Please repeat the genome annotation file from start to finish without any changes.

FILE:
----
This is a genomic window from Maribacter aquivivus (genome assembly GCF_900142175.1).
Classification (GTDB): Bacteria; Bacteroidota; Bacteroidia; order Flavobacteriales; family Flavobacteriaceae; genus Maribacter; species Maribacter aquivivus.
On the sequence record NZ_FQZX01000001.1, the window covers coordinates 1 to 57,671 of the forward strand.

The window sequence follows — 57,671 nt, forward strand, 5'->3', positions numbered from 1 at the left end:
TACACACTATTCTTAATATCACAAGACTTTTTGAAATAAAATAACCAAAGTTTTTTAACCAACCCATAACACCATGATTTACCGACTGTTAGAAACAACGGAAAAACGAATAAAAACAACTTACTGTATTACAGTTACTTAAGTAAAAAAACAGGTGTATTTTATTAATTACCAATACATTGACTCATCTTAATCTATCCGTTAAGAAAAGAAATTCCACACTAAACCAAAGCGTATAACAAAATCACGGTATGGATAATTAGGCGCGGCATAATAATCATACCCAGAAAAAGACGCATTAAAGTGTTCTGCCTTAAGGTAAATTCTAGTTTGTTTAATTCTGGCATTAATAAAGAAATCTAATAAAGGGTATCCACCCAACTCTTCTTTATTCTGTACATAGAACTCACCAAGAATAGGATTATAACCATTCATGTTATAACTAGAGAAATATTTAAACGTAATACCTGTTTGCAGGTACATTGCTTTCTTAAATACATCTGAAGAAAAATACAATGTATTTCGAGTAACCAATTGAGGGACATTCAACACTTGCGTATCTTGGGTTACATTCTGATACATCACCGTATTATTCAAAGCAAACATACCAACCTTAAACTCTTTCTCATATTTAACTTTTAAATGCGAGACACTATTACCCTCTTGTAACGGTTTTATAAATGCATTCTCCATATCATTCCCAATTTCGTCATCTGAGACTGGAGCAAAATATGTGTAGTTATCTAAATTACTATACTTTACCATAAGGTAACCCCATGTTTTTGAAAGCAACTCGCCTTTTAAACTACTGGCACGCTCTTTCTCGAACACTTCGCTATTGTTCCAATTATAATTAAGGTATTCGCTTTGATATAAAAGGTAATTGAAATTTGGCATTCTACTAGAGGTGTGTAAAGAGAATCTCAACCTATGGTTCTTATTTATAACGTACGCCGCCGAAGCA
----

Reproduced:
This is a genomic window from Maribacter aquivivus (genome assembly GCF_900142175.1).
Classification (GTDB): Bacteria; Bacteroidota; Bacteroidia; order Flavobacteriales; family Flavobacteriaceae; genus Maribacter; species Maribacter aquivivus.
On the sequence record NZ_FQZX01000001.1, the window covers coordinates 1 to 57,671 of the forward strand.

The window sequence follows — 57,671 nt, forward strand, 5'->3', positions numbered from 1 at the left end:
TACACACTATTCTTAATATCACAAGACTTTTTGAAATAAAATAACCAAAGTTTTTTAACCAACCCATAACACCATGATTTACCGACTGTTAGAAACAACGGAAAAACGAATAAAAACAACTTACTGTATTACAGTTACTTAAGTAAAAAAACAGGTGTATTTTATTAATTACCAATACATTGACTCATCTTAATCTATCCGTTAAGAAAAGAAATTCCACACTAAACCAAAGCGTATAACAAAATCACGGTATGGATAATTAGGCGCGGCATAATAATCATACCCAGAAAAAGACGCATTAAAGTGTTCTGCCTTAAGGTAAATTCTAGTTTGTTTAATTCTGGCATTAATAAAGAAATCTAATAAAGGGTATCCACCCAACTCTTCTTTATTCTGTACATAGAACTCACCAAGAATAGGATTATAACCATTCATGTTATAACTAGAGAAATATTTAAACGTAATACCTGTTTGCAGGTACATTGCTTTCTTAAATACATCTGAAGAAAAATACAATGTATTTCGAGTAACCAATTGAGGGACATTCAACACTTGCGTATCTTGGGTTACATTCTGATACATCACCGTATTATTCAAAGCAAACATACCAACCTTAAACTCTTTCTCATATTTAACTTTTAAATGCGAGACACTATTACCCTCTTGTAACGGTTTTATAAATGCATTCTCCATATCATTCCCAATTTCGTCATCTGAGACTGGAGCAAAATATGTGTAGTTATCTAAATTACTATACTTTACCATAAGGTAACCCCATGTTTTTGAAAGCAACTCGCCTTTTAAACTACTGGCACGCTCTTTCTCGAACACTTCGCTATTGTTCCAATTATAATTAAGGTATTCGCTTTGATATAAAAGGTAATTGAAATTTGGCATTCTACTAGAGGTGTGTAAAGAGAATCTCAACCTATGGTTCTTATTTATAACGTACGCCGCCGAAGCA